Temperament Similarities and Differences: A Comparison of Factor Structures from the Behavioral Style Questionnaire in Children with and Without Autism Spectrum Disorder
The majority of studies of temperament in children with autism spectrum disorder (ASD) use scales normed on typical populations. The present study examined a widely used measure of temperament, the Behavioral Style Questionnaire (McDevitt and Carey in Behavioral Styles Questionnaire, Behavioral-Developmental Initiatives Scottsdale, AZ, 1975) to determine whether it contains the temperament traits theorized by its creators. Neither confirmatory nor exploratory factor analysis, using a sample of children with ASD and a population comparison group, identified the theorized nine temperament factors; many items did not strongly load on any of the original factors. A 10 factor solution best described the ASD data and a 9 factor solution best described the typical group’s data. There were substantial similarities in the 9 factor solutions, but groups differed from one another enough to question construct similarity for several factors. These results highlight that more basic psychometric research is needed to better understand the BSQ in children with ASD.
KeywordsAutism Temperament Factor structure Developmental disabilities
The authors would like to thank Dr. Lisa Wiggins for her helpful comments and invaluable insights while preparing this manuscript.
BB, EJM, SAR contributed to study concept. BB, CL performed statistical analysis. All authors participated in the study design and methods, conceived the statistical review and interpretation, contributed to manuscript preparation and/or review.
This research was supported by the Centers for Disease Control and Prevention, Centers for Autism and Developmental Disabilities Research (CADDRE), Study to Explore Early Development through six cooperative agreements: Cooperative Agreement Number U10DD000180, Colorado Department of Public Health/University of Colorado School of Medicine; Cooperative Agreement Number U10DD000181, Kaiser Foundation Research Institute (CA); Cooperative Agreement Number U10DD000182, University of Pennsylvania; Cooperative Agreement Number U10DD000183, Johns Hopkins University; Cooperative Agreement Number U10DD000184, University of North Carolina at Chapel Hill; and Cooperative Agreement Number U10DD000498, Michigan State University. Additional support came in part from core grants awarded to JFK Partners, the University Center for Excellence in Developmental Disabilities at the University Colorado School of Medicine from the U.S. Department of Health and Human Services, through the Administration on Developmental Disabilities Grant #90DD0561. Support for Dr. Barger from 2013 to 2015 came from a policy research grant by the Disability Research and Dissemination Center at the University of South Carolina’s School of Medicine in partnership with the Centers for Disease Control and Prevention’s National Center on Birth Defects and Developmental Disabilities Learn the Signs. Act Early.; support from 2015 to 2017 came in part from core grants awarded to Georgia State University’s Center for Leadership in Disability, through the Administration on Intellectual and Developmental Disabilities grant #90DD0662. The findings and conclusions in this report are those of the authors and do not necessarily represent the official position of the Centers for Disease Control and Prevention.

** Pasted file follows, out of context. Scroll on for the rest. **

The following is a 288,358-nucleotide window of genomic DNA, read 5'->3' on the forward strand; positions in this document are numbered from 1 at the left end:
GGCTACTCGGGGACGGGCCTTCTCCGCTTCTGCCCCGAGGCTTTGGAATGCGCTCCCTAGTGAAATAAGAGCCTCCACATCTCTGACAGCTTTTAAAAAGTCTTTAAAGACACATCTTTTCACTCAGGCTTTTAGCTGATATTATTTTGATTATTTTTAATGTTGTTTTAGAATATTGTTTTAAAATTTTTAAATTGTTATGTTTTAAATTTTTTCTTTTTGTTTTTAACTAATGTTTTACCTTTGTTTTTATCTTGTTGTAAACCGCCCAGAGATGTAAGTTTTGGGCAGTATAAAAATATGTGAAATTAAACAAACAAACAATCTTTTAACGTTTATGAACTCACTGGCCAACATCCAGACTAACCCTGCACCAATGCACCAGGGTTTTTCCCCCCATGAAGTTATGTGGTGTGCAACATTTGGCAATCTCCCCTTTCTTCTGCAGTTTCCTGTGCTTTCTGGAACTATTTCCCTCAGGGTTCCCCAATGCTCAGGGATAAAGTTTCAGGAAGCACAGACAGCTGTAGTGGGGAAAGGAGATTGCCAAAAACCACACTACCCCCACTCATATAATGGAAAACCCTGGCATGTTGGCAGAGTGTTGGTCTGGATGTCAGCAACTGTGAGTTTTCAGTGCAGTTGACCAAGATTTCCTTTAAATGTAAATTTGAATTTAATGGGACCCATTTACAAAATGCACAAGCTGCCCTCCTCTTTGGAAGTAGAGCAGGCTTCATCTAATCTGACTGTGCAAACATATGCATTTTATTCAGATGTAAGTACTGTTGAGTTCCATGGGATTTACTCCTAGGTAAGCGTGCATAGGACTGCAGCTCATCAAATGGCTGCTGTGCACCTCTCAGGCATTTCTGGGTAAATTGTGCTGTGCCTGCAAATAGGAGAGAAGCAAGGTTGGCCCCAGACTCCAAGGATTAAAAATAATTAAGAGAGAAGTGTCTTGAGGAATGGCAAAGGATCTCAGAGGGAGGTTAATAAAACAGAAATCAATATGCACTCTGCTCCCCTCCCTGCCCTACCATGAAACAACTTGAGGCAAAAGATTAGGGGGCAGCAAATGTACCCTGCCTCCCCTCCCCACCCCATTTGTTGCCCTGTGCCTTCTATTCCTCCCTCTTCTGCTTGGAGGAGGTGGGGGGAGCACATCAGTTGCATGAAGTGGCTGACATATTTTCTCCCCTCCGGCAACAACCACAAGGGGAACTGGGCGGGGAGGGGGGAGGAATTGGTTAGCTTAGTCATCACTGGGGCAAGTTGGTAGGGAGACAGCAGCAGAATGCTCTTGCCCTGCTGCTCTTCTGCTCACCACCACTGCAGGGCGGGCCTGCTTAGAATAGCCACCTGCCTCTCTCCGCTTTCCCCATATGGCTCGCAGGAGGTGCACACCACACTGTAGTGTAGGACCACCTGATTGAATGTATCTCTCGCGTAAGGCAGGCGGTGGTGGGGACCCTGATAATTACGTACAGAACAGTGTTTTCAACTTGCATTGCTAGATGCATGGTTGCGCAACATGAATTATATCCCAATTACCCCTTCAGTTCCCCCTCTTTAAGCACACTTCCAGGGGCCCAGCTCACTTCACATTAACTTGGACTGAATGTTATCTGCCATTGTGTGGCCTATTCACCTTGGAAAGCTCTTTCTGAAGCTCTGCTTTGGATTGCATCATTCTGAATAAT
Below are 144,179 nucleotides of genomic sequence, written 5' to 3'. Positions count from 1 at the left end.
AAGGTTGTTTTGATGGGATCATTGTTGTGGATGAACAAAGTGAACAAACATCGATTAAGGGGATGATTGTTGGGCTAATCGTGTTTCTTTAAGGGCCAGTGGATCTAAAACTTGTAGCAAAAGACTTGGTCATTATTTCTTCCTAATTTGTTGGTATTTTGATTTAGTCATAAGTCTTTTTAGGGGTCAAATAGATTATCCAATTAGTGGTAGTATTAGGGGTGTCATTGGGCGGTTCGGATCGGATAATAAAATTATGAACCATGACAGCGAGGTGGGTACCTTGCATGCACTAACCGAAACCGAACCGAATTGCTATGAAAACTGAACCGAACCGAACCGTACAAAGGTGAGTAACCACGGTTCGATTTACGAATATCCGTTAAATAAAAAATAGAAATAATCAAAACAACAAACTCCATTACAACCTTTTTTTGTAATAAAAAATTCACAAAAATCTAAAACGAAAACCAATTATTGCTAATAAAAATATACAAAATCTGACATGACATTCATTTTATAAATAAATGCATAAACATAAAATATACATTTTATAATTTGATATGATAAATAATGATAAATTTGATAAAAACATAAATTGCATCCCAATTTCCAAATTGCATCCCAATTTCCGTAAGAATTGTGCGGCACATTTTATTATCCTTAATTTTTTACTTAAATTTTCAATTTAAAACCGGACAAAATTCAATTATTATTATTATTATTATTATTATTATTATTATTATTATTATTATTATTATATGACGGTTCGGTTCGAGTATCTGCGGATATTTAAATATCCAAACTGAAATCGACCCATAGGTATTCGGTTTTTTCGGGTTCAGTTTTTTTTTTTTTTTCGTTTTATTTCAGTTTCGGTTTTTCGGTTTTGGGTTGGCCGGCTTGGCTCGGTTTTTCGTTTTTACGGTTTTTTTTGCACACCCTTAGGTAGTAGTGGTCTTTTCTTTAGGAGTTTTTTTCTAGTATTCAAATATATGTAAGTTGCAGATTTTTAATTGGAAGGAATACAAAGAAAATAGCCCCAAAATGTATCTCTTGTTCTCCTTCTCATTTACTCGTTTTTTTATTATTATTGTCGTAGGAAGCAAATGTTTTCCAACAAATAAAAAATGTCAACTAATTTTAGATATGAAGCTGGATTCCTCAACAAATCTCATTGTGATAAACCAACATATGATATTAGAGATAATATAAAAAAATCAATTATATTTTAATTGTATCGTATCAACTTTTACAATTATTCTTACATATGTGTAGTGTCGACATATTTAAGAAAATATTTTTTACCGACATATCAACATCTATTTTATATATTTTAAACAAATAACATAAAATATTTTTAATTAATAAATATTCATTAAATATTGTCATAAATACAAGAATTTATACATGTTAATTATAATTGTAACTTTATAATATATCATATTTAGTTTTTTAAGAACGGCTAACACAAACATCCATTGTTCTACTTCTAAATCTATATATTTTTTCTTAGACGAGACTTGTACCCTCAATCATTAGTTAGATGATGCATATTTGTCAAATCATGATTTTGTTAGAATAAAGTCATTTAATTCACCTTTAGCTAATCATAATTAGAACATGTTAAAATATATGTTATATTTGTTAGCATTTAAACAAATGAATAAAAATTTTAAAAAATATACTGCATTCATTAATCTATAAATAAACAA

Compliance with Ethical Standards
Conflict of interest
The authors declare they have no conflict of interest.
All procedures performed in studies involving human participants were in accordance with the ethical standards of the institutional and/or national research committee and with the 1964 Helsinki declaration and its later amendments or comparable ethical standards.
Informed consent was obtained from all individual participants included in the study.
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